I have a site that is hit pretty hard by a 'bot script that thinks it is possible to brute-force the
Admin password by "trying" out different passwords with the username "Admin". Here is an excerpt from my log:
uname password IP-address -------+--------+------------------- 'Admin' '300283' IP: 22.214.171.124 'Admin' '300284' IP: 126.96.36.199 'Admin' '300281' IP: 188.8.131.52 'Admin' '300191' IP: 184.108.40.206 'Admin' '300280' IP: 220.127.116.11 'Admin' '300193' IP: 18.104.22.168
A typical request from the bot is logged like this in Apache's
access_log and since it is
POST the interesting bit (i.e. that it tries to login on the admin user) is not in the header.
22.214.171.124 - - [08/Sep/2013:17:52:44 +0200] "POST /user HTTP/1.1" 200 20571 "http://example.org/user" "Mozilla/5.0 (Windows NT 5.1) AppleWebKit/537.36 (KHTML, like Gecko) Chrome/28.0.1500.72 Safari/537.36"
The 'bot does about 8 login request per second, and it has been doing this for four days so far.
The site attacked is owned by a completely uncontroversial NGO. I run it pro bono on a small shared host. The configuration doesn't really scale well for this sort of thing, so performance suffers. It is obviously a pretty stupid script, because when I set up Apache to reply 403 to every request from everone except from my IP, it just kept going on as nothing had changed. (Doing so restored performance, so if I can get this blocked by Apache, I've won.)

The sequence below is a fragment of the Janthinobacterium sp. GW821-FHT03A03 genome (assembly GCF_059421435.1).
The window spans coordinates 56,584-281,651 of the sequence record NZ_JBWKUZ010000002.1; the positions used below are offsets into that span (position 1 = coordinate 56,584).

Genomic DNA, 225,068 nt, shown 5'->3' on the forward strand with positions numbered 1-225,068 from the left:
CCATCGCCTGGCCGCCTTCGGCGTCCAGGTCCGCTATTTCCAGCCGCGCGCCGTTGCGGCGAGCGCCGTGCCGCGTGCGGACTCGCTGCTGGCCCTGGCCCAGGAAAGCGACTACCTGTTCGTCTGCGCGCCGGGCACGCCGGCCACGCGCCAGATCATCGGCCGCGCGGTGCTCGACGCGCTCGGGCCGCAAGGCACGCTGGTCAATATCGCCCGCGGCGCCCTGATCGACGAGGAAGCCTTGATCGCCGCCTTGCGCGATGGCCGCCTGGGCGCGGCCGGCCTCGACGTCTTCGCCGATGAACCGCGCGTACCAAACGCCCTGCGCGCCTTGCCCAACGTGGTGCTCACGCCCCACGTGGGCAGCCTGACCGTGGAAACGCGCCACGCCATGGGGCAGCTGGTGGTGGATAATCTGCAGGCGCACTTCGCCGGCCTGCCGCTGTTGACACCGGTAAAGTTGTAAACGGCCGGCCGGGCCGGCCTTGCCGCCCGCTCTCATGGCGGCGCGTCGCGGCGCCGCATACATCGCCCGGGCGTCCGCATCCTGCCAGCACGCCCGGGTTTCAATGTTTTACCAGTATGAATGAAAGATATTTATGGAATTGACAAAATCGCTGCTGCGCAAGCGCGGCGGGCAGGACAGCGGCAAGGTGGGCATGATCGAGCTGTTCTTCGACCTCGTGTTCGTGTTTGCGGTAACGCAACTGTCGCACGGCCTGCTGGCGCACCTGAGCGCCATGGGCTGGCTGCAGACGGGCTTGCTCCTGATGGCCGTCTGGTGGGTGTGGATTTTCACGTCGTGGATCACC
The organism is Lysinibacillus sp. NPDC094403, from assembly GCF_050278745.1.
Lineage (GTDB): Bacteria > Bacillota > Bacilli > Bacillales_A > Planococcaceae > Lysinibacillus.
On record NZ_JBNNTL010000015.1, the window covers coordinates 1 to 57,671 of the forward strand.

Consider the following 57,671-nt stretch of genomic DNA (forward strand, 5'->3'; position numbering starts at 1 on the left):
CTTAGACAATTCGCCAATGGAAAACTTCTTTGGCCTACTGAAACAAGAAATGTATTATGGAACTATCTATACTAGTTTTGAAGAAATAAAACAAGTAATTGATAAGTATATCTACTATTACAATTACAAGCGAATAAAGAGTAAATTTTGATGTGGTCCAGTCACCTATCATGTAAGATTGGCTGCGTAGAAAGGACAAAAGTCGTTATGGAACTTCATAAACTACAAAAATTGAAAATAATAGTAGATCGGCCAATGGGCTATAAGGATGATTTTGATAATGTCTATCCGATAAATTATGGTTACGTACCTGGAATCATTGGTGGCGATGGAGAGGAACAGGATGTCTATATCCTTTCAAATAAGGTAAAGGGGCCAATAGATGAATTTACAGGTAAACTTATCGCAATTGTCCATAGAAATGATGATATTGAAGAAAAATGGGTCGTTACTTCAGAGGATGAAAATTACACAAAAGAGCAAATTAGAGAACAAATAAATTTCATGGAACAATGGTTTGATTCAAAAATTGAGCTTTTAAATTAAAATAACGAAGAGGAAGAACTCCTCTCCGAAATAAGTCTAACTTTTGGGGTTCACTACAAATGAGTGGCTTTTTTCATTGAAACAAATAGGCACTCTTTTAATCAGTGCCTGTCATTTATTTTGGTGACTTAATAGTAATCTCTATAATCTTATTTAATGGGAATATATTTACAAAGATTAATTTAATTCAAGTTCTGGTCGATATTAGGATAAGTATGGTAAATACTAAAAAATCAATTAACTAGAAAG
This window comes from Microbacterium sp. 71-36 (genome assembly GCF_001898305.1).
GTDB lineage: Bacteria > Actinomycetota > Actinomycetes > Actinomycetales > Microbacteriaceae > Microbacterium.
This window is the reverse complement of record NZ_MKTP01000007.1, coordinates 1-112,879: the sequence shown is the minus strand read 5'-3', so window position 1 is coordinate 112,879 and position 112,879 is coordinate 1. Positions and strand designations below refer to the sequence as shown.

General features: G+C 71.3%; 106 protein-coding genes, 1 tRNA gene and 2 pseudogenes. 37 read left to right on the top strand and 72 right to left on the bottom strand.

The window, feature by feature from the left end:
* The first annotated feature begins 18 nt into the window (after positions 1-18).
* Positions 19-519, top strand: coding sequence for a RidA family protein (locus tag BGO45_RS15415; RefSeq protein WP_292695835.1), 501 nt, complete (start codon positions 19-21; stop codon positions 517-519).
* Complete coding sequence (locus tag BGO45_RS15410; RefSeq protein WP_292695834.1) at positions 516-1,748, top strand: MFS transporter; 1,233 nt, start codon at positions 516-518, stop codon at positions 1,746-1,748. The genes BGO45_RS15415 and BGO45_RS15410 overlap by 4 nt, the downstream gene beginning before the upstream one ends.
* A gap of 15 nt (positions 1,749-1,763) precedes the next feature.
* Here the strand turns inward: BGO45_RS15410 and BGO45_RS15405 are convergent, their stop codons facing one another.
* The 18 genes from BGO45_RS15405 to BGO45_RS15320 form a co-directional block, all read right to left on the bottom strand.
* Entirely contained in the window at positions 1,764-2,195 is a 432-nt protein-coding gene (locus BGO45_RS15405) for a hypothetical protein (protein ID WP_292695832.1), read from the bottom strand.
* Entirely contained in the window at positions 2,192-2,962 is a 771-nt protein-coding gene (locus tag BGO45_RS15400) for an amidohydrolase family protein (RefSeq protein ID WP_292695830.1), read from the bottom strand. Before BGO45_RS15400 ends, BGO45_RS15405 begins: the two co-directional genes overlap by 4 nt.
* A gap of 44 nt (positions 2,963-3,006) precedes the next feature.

As you can see from the log excerpt, whoever's doing this commands a botnet with a vast number of IP-addresses. Going through the logs, I notice that it very seldom reuses an IP-address, so blocking the IP-adresses, as suggested in the upvoted answer to this question: Tactics for dealing with misbehaving robots is not an option.
Btw: there is no account with username "Admin" on the system, nor is there any sensitive or valuable information on the system, so it puzzles me why anyone is doing this.
One thing I want to try out is to analyzing the incoming requests, I hope I shall be able discover some sort of pattern. And when I've found a pattern, set up some rule in Apache to block requests matching the pattern. But I have no idea how to capture the incoming requests for analysis, so my question is: How do I capture the POST part of incoming HTTP requests for analysis?